The conference was opened by Emeritus Professor Sir John Madsen (Chair of Electrical Engineering at Sydney University 1920-1949) and attended by nearly 200 participants. The guest speaker, Professor Douglas Hartree, was the Plummer Professor of Mathematical Physics at the University of Cambridge. He had built the first differential analyser in England in the 1930s with his research student A. Porter and was well acquainted with the technological developments in computation in both the UK and the USA. He was also personally acquainted with many scientists in Australia. His papers were focussed on the development of calculating machines, programming and numerical methods. The other speakers were mainly from the CSIRO and the University of Sydney including Trevor Pearcey, W.R. (Ross) Blunden, Maston Beard, and Prof David M. Myers. Pearcey had three papers and a joint paper with Maston Beard which covered aspects of their work in digital machines at the CSIRO and programming. Myers discussed analog computing devices in his own paper, his work on the differential analyser with Blunden as well as a joint paper on developments in equipment involving work in his department by students, B. Speedy (from Sydney Uni) and D.L. Hollway, and B.F.C. Cooper (part of CSIRO). A paper was also submitted from the University of Adelaide/School of Mines, South Australia and written by Prof E.O. Willoughby, Gordon Rose and W.G. Forte on their work to build an analog computer to solve polynomial equations with real coefficients. Notably all of these presenters had interesting and long careers in academia and research.There were 13 papers in all published in the conference proceedings;
Prof Hartree – Keynote speaker and guest from Cambridge
- UniversityIntroduction to automatic calculating machines.
- Automatic digital calculating machines.
- Introduction to programming.
- Numerical methods and automatic calculating machines.
Trevor Pearcey – CSIRO
- Programming of the C.S.I.R.O. digital machine.
- Programming for punched card machines.
- The functional design of an automatic computing machine.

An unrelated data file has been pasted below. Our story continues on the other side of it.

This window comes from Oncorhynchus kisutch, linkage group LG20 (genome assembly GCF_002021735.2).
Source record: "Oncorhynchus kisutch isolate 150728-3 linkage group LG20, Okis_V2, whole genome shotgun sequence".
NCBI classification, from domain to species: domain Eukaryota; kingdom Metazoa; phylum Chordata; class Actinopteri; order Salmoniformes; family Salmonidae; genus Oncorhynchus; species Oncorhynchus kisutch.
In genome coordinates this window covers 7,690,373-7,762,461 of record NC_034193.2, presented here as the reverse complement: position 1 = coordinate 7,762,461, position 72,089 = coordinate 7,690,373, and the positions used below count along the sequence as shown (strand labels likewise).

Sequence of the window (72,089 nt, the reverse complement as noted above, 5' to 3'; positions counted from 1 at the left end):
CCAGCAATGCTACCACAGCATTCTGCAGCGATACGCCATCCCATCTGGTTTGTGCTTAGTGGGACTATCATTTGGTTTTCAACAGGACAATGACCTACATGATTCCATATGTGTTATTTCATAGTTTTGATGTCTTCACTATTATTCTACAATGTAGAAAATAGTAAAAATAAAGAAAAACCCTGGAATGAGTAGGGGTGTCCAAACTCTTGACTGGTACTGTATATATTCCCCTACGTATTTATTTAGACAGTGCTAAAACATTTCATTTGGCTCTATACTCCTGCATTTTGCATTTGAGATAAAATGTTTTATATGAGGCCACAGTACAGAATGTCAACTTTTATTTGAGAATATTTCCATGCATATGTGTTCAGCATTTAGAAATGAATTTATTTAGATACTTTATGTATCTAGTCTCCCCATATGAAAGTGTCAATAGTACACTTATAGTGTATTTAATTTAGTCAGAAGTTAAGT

Trevor Pearcey and Maston Beard – CSIRO
- Digital calculating machines used by the C.S.I.R.O.
David Myers – University of Sydney
- Some analogue computing devices
David Myers and Ross Blunden – University of Sydney and CSIRO
- The C.S.I.R.O. Differential Analyser
David Myers, D.L. Hollway, C.B. Speedy, B.F. Cooper – University of Sydney and CSIRO
- Some new developments in equipment for high-speed digital machines.
Ross Blunden – CSIRO
- Digital-analogue conversions.
E.O. Willoughby, G. Rose, W.G. Forte – University of Adelaide and SA School of Mines
- An Analog Computer to Solve Polynomial Matrices with Real Coefficients
There were sessions to discuss the papers and problems
Trevor Pearcey sitting in front of CSIR/CSIRO Mark 1.
The 1951 Conference on Automatic Computing Machines marks the beginning of a new science in Australia. Until the beginning of the 1950s, the work on computers had been regarded as a field dominated by mathematicians. Prof Myers later said that “many would agree that the 1951 conference was a turning point in Australia and that since that time computing became increasingly a study in its own right rather than a plaything of specialists.”4 Australian scientists had the opportunity to see for the first time an electronic, digital, general purpose computer with stored programming that even played music! Digital computing had arrived.